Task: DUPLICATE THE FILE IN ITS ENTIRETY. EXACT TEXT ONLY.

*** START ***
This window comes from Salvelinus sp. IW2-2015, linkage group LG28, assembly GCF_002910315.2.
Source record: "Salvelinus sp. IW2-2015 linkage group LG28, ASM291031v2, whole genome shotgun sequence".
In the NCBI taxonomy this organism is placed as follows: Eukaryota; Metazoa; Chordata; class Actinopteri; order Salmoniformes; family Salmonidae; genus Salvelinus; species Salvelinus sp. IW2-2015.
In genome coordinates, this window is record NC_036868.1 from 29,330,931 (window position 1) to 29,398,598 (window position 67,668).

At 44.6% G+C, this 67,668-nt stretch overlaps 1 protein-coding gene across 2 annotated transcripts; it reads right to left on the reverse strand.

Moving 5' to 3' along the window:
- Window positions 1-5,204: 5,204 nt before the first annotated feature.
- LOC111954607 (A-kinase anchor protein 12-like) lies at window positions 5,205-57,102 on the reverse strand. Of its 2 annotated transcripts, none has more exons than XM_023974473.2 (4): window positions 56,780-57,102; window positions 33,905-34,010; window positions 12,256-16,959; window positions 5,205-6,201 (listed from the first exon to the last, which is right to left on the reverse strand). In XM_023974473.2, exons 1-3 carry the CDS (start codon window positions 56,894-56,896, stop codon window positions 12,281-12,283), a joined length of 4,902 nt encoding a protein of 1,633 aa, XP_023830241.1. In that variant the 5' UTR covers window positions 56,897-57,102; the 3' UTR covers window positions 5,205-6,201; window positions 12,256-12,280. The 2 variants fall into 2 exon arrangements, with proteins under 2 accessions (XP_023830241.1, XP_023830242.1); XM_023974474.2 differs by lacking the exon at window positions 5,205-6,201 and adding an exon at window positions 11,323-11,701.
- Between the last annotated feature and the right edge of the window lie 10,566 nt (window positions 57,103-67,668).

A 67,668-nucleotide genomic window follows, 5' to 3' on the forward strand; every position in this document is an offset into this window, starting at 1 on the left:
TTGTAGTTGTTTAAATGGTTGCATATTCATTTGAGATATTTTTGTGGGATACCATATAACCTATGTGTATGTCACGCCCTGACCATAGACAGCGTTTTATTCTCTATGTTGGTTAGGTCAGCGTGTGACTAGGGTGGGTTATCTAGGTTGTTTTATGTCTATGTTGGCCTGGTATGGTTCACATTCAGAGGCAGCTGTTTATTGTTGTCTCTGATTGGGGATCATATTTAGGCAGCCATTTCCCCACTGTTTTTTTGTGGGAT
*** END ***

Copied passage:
This window comes from Salvelinus sp. IW2-2015, linkage group LG28, assembly GCF_002910315.2.
Source record: "Salvelinus sp. IW2-2015 linkage group LG28, ASM291031v2, whole genome shotgun sequence".
In the NCBI taxonomy this organism is placed as follows: Eukaryota; Metazoa; Chordata; class Actinopteri; order Salmoniformes; family Salmonidae; genus Salvelinus; species Salvelinus sp. IW2-2015.
In genome coordinates, this window is record NC_036868.1 from 29,330,931 (window position 1) to 29,398,598 (window position 67,668).

At 44.6% G+C, this 67,668-nt stretch overlaps 1 protein-coding gene across 2 annotated transcripts; it reads right to left on the reverse strand.

Moving 5' to 3' along the window:
- Window positions 1-5,204: 5,204 nt before the first annotated feature.
- LOC111954607 (A-kinase anchor protein 12-like) lies at window positions 5,205-57,102 on the reverse strand. Of its 2 annotated transcripts, none has more exons than XM_023974473.2 (4): window positions 56,780-57,102; window positions 33,905-34,010; window positions 12,256-16,959; window positions 5,205-6,201 (listed from the first exon to the last, which is right to left on the reverse strand). In XM_023974473.2, exons 1-3 carry the CDS (start codon window positions 56,894-56,896, stop codon window positions 12,281-12,283), a joined length of 4,902 nt encoding a protein of 1,633 aa, XP_023830241.1. In that variant the 5' UTR covers window positions 56,897-57,102; the 3' UTR covers window positions 5,205-6,201; window positions 12,256-12,280. The 2 variants fall into 2 exon arrangements, with proteins under 2 accessions (XP_023830241.1, XP_023830242.1); XM_023974474.2 differs by lacking the exon at window positions 5,205-6,201 and adding an exon at window positions 11,323-11,701.
- Between the last annotated feature and the right edge of the window lie 10,566 nt (window positions 57,103-67,668).

A 67,668-nucleotide genomic window follows, 5' to 3' on the forward strand; every position in this document is an offset into this window, starting at 1 on the left:
TTGTAGTTGTTTAAATGGTTGCATATTCATTTGAGATATTTTTGTGGGATACCATATAACCTATGTGTATGTCACGCCCTGACCATAGACAGCGTTTTATTCTCTATGTTGGTTAGGTCAGCGTGTGACTAGGGTGGGTTATCTAGGTTGTTTTATGTCTATGTTGGCCTGGTATGGTTCACATTCAGAGGCAGCTGTTTATTGTTGTCTCTGATTGGGGATCATATTTAGGCAGCCATTTCCCCACTGTTTTTTTGTGGGAT